AI News, Inspiring Imagination In Data Science: Qualitative Profiling

Inspiring Imagination In Data Science: Qualitative Profiling

Overview “The only function of economic forecasting is to make astrology look respectable” John Kenneth Galbraith Predictive modeling and traditional ratemaking is an exercise of forecasting the future, whether directly or indirectly (indirectly as generalizing historical lessons to the future).

instead, they only feature an unbiased ignorance of real-world issues facing the insurance landscape.[2] Complexity science is given specific important as for ratemaking, it is important to learn the dynamics first before predicting these dynamics to hold under future.

This means, strangely, that the scientific method as we normally use it no longer works.” Unfortunately for this big data insight, the scientific method as we normally use it never did work well for even normal whole system change recognition, and especially not for rare event foresight, for the simple reason that just because something formerly couldn’t be measured didn’t make it irrelevant.

Likewise, Werther makes an amazing assertion when he says that lacking the human inputs of correct intuition, imagination and understanding, technical knowledge management approaches like “big data” is only about getting better paint and brushes (tools).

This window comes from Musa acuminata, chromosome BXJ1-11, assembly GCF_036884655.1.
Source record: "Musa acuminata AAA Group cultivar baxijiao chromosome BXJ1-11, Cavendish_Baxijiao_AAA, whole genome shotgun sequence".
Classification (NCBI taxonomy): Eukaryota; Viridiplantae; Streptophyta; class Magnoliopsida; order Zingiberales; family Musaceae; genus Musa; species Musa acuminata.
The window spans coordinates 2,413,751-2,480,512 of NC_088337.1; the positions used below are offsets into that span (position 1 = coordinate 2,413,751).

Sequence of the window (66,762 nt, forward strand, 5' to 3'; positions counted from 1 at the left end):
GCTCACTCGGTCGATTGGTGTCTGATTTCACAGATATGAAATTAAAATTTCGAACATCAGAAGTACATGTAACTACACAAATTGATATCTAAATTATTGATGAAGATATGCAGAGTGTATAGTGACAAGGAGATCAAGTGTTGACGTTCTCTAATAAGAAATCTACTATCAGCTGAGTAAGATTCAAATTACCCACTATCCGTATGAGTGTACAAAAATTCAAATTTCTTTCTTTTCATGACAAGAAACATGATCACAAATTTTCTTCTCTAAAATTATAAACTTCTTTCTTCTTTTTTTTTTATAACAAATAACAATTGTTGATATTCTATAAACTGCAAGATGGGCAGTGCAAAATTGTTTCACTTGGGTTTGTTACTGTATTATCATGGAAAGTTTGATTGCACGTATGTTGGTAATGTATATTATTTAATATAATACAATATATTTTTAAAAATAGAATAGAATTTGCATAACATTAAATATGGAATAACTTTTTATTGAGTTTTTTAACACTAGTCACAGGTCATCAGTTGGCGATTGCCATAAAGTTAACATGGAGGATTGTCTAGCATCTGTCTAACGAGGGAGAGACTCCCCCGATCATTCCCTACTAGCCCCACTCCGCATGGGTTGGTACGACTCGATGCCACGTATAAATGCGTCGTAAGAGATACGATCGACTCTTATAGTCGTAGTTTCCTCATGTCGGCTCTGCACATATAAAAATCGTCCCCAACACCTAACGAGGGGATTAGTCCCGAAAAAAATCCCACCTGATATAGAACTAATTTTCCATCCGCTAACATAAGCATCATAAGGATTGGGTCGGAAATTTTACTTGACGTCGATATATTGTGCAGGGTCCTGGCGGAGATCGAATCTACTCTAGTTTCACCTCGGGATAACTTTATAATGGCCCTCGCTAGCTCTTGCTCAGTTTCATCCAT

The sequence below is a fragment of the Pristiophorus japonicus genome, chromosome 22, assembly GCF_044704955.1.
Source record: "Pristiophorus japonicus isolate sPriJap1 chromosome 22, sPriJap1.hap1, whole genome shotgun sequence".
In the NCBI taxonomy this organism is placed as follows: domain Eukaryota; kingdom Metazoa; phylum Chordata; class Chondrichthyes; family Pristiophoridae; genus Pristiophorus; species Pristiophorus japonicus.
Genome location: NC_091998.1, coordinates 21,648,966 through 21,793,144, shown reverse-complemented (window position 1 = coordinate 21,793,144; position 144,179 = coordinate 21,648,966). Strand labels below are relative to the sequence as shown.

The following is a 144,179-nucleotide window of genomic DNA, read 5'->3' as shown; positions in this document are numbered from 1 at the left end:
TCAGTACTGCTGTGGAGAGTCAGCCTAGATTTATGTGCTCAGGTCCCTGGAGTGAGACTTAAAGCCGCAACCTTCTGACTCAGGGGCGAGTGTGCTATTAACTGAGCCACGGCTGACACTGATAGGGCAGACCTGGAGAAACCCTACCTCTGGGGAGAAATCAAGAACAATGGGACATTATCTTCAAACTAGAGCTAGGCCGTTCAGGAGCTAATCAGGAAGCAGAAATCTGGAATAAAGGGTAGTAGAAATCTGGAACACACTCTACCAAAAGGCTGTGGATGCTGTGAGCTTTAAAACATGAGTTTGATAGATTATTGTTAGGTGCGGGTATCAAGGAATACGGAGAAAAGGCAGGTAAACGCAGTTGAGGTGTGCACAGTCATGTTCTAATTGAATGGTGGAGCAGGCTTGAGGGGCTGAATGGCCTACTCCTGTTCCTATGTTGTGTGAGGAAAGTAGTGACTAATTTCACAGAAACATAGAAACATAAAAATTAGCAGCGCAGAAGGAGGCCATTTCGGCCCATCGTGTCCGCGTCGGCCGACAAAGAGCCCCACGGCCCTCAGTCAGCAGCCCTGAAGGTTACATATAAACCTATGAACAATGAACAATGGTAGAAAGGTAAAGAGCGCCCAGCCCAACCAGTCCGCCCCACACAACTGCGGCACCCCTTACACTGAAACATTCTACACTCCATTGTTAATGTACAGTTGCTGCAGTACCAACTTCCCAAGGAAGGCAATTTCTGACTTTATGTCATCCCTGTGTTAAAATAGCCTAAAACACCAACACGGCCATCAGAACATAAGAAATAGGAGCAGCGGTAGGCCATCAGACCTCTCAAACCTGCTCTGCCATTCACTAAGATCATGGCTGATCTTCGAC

Actuaries like to build their models on the Gaussian distribution we are perhaps avoiding professional expertise by fooling ourselves by retreating to the comfort and safety of the womb of Mediocristan instead of facing Extremistan in all its unknown mystery and ambiguity.[5] To avoid being ambiguity averse, we can train ourselves to explore the unexplored.

It is not only our results that can be absurd, but our risk-averse and ambiguity-averse mentalities as well.[6] As Voltaire said “doubt is not a pleasant condition but certainty is absurd.” Aristotle explains this further: “It is the mark of an instructed mind to rest satisfied with that degree of precision which the nature of the subject limits, and not to seek exactness where only an approximation of the truth is possible.” This teaches us that we should be aware that precision implies confidence.

While point estimates are often required (we have to quote and file a specific premium), there are many cases where ranges of estimates are more appropriate.  While statistical techniques can sometimes be used to generate precise confidence intervals, mostly statistical rigor is not possible or even necessary for emerging risks.

By discussing a range of estimates, actuaries can provide more value to their stakeholders by painting a more complete picture of the potential impacts of decisions related to emerging liabilities.[7] Finally, we must ensure that actuarial output highlights fundamental questions at hand to stakeholders instead of confusing them with complicated numbers and lack of decisiveness.

The proliferation of big data, machine learning techniques and evolving of emerging risks at lightning speed has resulted in problem-solving means and aptitude which we have been previously unable to tackle, but the same advances have brought its own share of technical and mentality challenges.[9]

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